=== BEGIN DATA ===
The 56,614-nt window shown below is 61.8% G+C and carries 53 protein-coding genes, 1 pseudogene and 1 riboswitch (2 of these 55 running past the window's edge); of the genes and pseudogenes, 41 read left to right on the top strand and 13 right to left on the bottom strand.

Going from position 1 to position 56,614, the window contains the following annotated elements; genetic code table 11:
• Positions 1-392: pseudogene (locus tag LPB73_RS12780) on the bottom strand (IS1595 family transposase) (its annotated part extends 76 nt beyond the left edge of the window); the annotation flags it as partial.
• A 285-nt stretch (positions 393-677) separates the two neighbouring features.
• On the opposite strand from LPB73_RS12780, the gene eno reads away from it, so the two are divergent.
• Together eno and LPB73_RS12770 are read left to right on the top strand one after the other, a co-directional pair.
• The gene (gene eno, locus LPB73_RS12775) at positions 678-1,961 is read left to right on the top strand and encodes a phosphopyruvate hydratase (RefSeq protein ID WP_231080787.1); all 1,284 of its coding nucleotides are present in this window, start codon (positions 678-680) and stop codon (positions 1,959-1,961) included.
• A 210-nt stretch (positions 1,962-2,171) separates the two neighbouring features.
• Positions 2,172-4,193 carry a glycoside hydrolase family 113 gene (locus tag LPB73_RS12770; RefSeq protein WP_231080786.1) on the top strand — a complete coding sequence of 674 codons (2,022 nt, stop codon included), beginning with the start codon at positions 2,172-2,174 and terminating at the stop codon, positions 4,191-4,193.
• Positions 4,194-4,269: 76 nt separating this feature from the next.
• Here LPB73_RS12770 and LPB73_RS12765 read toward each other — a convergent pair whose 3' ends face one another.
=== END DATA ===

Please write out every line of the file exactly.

The 56,614-nt window shown below is 61.8% G+C and carries 53 protein-coding genes, 1 pseudogene and 1 riboswitch (2 of these 55 running past the window's edge); of the genes and pseudogenes, 41 read left to right on the top strand and 13 right to left on the bottom strand.

Going from position 1 to position 56,614, the window contains the following annotated elements; genetic code table 11:
• Positions 1-392: pseudogene (locus tag LPB73_RS12780) on the bottom strand (IS1595 family transposase) (its annotated part extends 76 nt beyond the left edge of the window); the annotation flags it as partial.
• A 285-nt stretch (positions 393-677) separates the two neighbouring features.
• On the opposite strand from LPB73_RS12780, the gene eno reads away from it, so the two are divergent.
• Together eno and LPB73_RS12770 are read left to right on the top strand one after the other, a co-directional pair.
• The gene (gene eno, locus LPB73_RS12775) at positions 678-1,961 is read left to right on the top strand and encodes a phosphopyruvate hydratase (RefSeq protein ID WP_231080787.1); all 1,284 of its coding nucleotides are present in this window, start codon (positions 678-680) and stop codon (positions 1,959-1,961) included.
• A 210-nt stretch (positions 1,962-2,171) separates the two neighbouring features.
• Positions 2,172-4,193 carry a glycoside hydrolase family 113 gene (locus tag LPB73_RS12770; RefSeq protein WP_231080786.1) on the top strand — a complete coding sequence of 674 codons (2,022 nt, stop codon included), beginning with the start codon at positions 2,172-2,174 and terminating at the stop codon, positions 4,191-4,193.
• Positions 4,194-4,269: 76 nt separating this feature from the next.
• Here LPB73_RS12770 and LPB73_RS12765 read toward each other — a convergent pair whose 3' ends face one another.